And our friend Kokin New York never disappoints in the quest for perfection. Accordingly, “When the perfect choice is made a woman walks differently, holds her head differently and feels truly feminine. I have seen wallflowers completely transform with a great hat. My favorite clients are those that come to me because they trust that I will go to the ends of the earth to help them make the perfect choice. There is nothing like a great hat to make the perfect footnote to an ensemble.”
And everything is made right here in NYC!
In 2007, Linda Pagan, of The Hat Shop started The Milliners Guild by gathering together all of the hat makers in the city to discuss their future and to help each other. If you really want to immerse yourself in the hat world, see the complete listing of milliners at Milliners Guild Members.
The Hat Shop celebrated its 25th Anniversary in 2020. It also survived the worst of the pandemic by making masks and by the support of long time clients.
Linda Pagan also praised the Women’s Committee, “The Conservancy raising funds for a totally public institution is wonderful. I think it is really great for morale. This year we are getting back not to the way it was but to something better. Covid raised awareness of the interconnectedness of us all. We are truly a culture of global citizens that recognizes the importance of international supply chains and the impact on the planet.”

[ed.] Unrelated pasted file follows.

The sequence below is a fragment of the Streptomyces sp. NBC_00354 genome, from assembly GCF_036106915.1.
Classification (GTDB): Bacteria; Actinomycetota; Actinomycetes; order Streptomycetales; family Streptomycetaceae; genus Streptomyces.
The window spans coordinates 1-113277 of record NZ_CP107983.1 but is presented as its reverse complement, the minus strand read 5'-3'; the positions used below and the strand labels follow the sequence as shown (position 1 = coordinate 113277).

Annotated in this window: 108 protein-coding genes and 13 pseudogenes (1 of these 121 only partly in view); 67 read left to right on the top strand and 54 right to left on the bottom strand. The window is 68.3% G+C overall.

Meet Linda on one of her manyYouTube videos, this one on the history of hat-making in NYC.
Our modern age has almost abandoned hat-wearing, which is why today’s fashionistas enjoy playing big girl dress-up so thoroughly. So whether the bee in your bonnet is a Hat or a Fascinator or one of the many variations of the theme, show up and dress up for the best.
It is fitting that this year’s Luncheon is a salute to the essential In-Park staff, the true caretakers of this immense treasure. When the city shut down, the park remained open as an oasis of beauty and calm. So when you see these committed individuals beautifying the park, don’t forget to say “Thank you.”
Please consider giving to the park HERE.